In Nepal, we agreed that the Maoists should abandon violence, and that the King should reach out to the political parties to restore democratic institutions.
-George W Bush, President, The United States of America, at 13:10 P.M. NST, Mughal Garden, Hyderabad House, New Delhi, India. Source: The White House.
By D Wagle, in Kathmandu, of course.
That was the sentence that was. A big full stop right after that. They AGREED. And that single sentence has sent a tremor in Kathmandu, the capital of Nepal. Thaha payeu, Bush le Nepal bare bolyo ni! Okay, that was what a colleague enthusiastically told me this evening: Did you know that Bush spoke about Nepal? I am sure someone must have told the occasional residents of Ratna Palace in Pokhara the same sentence with same level of enthusiasm. Well, not enthusiasm but with anxiousness, I guess. I am also sure that the Bush Sentence will find a plum space on the front pages of all national dailies (yes, including Gorkhapatra, I think) tomorrow. Already serious efforts of decrypting that sentence appears to have begun. “It’s really a big news,” one scribe said. “Bush speaks about Nepal.” President Bush is a master summarizer. He must have gotten full marks in that skill. He presented a solution in Nepal in a single sentence (with 25 words, two commas and a full stop, according to a White House transcript of the proceeding of the joint news conference made available at their official web site).
Bush is in India and the heat of his visit has been felt in Kathmandu via that sentence. A sentence is sufficient enough to cerate discussions and make headlines in Nepal just like a 3-day US Presidential visit is for Indian media and intellectual circle. I am simply amazed by how the Indian media and political/intellectual circle is reacting to the Bush trip. Bush’s India visit reminded me of Indian Prime Ministers’ Nepal visits. We start taking about the visit, the Prime Minister, his kurta, his mustache, the Indian influence. We also express our concern about what out government might “sell” to India, how Indians will make us fool in certain deals, how our national sovereignty will be undermined etc etc etc. We talk, debate and discuss about the visit to the extent that almost all important space of the major media outlets is consumed by the issue. And to be honest, we are not alone. Indian media and intelligentsia is does the same when an American President visits their country. Yes, America for India is what New Delhi is for Kathmandu.
I have been following the Indian media (newspapers TVs and web sites) and I would have definitely been overloaded by the information that they have been feeding to their audiences had I not been aware of the importance of America in India and rest of the world. The other day, Times of India ran a front page banner news telling us what would bring Bush in India and went on detailing the widely available information about the Air Force One. I told my brother Email to ignore the TIO report and instead turn the computer on and look for a How Stuff Works file that I saved in the hard disk three years ago. TOI report contained no updates on the plane. Yes, Indian media are talking about Bush and the visit just like Nepali media talk about an Indian premier prior to his visit to Nepal. “President Bush has landed” is the banner headline of Indian Express though the daily’s coverage of the visit is disastrous compared to that of, say, Hindustan Times.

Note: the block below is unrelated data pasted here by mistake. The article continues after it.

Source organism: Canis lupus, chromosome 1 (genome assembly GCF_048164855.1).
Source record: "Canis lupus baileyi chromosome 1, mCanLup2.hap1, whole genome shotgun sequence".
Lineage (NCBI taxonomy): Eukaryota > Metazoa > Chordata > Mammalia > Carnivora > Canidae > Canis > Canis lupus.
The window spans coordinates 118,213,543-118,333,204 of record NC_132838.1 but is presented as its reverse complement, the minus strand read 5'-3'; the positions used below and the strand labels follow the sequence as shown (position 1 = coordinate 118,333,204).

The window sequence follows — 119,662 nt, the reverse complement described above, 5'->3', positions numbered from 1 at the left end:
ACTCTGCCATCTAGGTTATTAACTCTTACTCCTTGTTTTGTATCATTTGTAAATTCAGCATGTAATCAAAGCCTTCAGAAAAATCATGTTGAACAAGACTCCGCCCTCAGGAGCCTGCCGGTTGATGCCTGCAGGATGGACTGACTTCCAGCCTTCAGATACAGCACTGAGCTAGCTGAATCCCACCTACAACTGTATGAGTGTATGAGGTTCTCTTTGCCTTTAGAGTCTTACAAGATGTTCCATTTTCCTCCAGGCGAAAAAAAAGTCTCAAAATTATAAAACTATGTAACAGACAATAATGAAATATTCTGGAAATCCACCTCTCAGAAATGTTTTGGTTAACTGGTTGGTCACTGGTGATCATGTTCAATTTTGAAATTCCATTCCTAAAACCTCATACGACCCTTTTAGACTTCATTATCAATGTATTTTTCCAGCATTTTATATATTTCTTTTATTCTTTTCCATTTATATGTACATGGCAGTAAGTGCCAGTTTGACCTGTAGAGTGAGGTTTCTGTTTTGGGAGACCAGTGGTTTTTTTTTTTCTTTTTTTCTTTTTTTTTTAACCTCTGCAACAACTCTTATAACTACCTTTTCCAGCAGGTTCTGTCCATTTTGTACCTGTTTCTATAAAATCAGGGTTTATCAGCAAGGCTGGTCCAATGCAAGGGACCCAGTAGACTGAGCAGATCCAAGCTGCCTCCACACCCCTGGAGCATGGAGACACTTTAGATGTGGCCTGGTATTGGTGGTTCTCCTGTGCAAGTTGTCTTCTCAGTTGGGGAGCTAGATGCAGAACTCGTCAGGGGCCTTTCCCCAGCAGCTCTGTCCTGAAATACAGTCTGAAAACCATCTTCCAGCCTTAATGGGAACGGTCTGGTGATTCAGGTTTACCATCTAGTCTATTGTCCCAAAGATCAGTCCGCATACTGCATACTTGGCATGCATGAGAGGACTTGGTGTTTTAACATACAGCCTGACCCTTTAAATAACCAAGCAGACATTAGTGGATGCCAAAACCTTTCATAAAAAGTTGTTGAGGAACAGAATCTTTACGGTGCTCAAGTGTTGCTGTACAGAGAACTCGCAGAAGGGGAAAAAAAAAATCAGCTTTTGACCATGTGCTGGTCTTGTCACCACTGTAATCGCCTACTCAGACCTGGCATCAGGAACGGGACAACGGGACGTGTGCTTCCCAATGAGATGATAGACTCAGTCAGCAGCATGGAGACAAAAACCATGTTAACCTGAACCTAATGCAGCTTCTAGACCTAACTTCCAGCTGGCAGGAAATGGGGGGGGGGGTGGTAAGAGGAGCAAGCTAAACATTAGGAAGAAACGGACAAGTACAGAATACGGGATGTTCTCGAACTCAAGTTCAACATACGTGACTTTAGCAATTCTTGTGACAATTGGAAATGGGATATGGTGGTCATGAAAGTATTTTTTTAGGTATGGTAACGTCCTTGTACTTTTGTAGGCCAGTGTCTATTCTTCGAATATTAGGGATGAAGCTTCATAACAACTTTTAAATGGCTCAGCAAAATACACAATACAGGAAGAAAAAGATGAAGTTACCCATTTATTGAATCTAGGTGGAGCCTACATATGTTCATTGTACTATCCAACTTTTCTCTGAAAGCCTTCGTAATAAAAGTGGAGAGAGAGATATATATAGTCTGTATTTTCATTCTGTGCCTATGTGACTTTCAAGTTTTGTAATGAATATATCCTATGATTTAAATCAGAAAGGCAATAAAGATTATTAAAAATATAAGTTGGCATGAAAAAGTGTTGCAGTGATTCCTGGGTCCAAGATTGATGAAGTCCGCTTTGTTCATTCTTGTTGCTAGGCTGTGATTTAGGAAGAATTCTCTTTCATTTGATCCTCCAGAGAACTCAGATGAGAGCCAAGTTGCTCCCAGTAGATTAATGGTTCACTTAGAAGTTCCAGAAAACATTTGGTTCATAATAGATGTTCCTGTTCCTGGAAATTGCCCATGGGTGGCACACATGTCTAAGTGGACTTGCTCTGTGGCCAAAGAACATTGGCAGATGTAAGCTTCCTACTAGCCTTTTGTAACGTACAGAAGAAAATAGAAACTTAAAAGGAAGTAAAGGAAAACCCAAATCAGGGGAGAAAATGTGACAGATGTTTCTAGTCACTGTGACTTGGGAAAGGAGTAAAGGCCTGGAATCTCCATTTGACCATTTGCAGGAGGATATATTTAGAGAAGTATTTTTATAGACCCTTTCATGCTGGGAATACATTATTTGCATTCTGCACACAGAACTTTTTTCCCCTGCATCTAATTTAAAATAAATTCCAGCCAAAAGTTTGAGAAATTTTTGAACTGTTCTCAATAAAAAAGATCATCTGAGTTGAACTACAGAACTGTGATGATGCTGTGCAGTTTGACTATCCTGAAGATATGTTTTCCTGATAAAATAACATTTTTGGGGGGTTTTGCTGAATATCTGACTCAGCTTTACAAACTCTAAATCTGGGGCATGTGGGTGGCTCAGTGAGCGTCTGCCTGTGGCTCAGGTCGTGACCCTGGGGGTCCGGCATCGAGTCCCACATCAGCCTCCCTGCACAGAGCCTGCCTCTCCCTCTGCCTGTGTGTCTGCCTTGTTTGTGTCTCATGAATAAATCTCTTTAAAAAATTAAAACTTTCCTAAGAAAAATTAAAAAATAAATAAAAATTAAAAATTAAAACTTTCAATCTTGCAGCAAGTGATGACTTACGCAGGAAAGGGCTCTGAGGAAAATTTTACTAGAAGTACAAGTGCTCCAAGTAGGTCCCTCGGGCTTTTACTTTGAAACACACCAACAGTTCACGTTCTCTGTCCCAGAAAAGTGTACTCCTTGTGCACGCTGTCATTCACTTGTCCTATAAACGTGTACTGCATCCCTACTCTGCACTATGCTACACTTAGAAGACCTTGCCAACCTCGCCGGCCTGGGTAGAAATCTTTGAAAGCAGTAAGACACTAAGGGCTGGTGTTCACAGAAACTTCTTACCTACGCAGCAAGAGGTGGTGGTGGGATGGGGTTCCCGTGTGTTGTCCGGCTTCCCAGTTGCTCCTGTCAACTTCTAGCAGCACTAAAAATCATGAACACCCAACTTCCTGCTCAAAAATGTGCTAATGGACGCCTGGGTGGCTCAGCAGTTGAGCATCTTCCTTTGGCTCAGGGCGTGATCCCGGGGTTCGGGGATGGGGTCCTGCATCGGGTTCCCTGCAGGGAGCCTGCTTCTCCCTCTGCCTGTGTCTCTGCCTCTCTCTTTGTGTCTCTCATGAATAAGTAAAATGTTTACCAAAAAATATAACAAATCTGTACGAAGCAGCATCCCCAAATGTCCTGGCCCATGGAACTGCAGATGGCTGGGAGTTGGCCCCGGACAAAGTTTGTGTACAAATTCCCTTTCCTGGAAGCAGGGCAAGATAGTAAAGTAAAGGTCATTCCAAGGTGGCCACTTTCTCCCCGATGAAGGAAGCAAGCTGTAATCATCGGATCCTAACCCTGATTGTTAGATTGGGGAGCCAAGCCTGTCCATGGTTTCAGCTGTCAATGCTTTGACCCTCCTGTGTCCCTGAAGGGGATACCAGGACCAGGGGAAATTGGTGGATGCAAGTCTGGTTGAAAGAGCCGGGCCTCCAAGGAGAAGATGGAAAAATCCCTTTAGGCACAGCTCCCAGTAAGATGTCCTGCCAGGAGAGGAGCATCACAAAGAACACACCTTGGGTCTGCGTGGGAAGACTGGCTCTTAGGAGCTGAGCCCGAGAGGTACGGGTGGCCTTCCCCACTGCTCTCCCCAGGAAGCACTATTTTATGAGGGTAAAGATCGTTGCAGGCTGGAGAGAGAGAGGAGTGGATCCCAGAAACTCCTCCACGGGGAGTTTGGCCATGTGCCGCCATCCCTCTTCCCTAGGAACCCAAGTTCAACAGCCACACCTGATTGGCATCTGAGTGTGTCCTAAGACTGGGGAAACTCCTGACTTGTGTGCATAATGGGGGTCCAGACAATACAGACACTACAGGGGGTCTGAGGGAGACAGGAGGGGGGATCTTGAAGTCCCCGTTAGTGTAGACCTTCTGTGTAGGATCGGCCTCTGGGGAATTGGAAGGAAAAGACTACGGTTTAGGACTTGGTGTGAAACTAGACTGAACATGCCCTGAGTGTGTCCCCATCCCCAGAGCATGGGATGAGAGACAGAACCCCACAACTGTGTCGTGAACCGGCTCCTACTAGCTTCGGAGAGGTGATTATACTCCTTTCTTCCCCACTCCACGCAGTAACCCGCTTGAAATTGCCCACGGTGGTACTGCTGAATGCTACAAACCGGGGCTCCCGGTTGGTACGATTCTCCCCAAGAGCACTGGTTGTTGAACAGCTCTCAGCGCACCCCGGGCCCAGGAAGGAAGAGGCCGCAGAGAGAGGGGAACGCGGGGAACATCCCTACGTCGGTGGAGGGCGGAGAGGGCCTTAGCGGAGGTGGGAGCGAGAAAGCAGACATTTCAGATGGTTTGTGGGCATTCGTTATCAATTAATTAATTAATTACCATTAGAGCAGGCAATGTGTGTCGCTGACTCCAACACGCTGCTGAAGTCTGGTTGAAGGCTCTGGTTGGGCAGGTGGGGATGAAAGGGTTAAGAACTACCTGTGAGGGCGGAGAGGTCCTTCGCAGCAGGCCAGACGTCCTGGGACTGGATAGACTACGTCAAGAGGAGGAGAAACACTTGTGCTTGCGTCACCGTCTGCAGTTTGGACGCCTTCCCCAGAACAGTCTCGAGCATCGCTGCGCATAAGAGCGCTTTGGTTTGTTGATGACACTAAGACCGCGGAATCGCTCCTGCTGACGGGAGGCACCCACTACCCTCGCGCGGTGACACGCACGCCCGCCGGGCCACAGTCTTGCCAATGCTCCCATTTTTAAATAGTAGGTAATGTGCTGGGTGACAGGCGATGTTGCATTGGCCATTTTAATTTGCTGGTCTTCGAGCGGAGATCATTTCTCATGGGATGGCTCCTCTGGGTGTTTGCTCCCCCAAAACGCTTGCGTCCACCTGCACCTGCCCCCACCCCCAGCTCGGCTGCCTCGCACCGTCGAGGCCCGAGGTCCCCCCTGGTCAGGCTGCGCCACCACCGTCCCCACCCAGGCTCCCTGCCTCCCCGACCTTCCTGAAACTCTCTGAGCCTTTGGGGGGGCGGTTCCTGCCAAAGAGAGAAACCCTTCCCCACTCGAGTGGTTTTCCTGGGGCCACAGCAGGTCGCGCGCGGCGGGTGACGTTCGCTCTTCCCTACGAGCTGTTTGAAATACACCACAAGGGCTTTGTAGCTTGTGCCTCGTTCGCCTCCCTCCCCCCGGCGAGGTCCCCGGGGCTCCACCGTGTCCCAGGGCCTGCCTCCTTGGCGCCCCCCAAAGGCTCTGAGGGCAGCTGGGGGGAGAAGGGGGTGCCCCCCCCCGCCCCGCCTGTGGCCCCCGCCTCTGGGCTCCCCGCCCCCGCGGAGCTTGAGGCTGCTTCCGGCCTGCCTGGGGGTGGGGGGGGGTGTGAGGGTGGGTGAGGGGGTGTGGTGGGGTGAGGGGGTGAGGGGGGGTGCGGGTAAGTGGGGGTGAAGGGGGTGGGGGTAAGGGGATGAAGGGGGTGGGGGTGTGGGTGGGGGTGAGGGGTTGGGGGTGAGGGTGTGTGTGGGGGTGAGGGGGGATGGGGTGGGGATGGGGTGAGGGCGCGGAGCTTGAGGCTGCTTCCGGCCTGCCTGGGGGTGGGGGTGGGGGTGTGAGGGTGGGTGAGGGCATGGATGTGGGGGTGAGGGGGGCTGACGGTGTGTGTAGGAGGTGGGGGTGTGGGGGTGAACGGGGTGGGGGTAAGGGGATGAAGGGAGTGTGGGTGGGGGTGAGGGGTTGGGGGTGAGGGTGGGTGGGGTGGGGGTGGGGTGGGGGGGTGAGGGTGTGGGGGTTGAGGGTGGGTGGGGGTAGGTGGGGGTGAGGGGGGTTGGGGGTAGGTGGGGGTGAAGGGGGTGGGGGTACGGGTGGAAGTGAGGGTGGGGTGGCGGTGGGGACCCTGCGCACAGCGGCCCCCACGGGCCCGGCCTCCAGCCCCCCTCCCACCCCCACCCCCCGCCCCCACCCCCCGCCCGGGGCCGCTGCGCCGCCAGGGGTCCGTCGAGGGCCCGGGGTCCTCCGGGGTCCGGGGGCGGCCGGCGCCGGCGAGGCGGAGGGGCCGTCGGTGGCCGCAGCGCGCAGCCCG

“HE’S A FRIEND” declares HT on it’s front page citing a survey conducted by an agency for the daily that provides insights about Indian feeling to America. Is Geroge W. Bush a friend of India? 45% say YES and 41% NO. And will Indians Invite Bush to their homes for dinner? 45% YES, 43% NO. In the second main news on the front page, HT asks a question via the headline: Why is this visit important? This is exactly the same question that Nepali media asks every time an Indian Prime Minister lands at Kathmandu’s International Airport. “Before, US presidents used to let 20 years or so slip by before visiting India,” says the daily. “George W. Bush and Bill Clinton are the first examples of successive Oval Office residents to come here. This reflects the changed dynamic of th Indo-US relationship.”
Aaj Tak, a TV network is suing the tagline “Aaa Gale Lag Jaa” (Come, hug me) while NDTV is saying, today, Bush huwa Khus! (Bush is happy). The talk is focused on the nuclear deal. Critics are talking about Prime Minister Man Mohan Singh undermining the national sovereignty of India by letting America it’s hand into Indian nuclear power plants where as the establishment is trying to console itself by saying that the government successfully convinced America to, as HT put it, “symbolically end 40 years of the US trying to keep India off the high table of power.”
Anyway, we are yet to see so many sound bites and headlines out from the Bush trip in Indian media. But before ending this blog, I would like to quote President Bush that demonstrates how he loves Indian mango!
“And, oh, by the way, Mr. Prime Minister, the United States is looking forward to eating Indian mangos. Part of liberalizing trade is to open up markets. And as a result of your leadership, and our hard work, we are opening up markets. Our agricultural knowledge initiative is an important initiative for both countries, where we’ll fund joint agricultural research projects.”
>>>You might want to follow the White House link provided above for more juicy quotes from President Bush.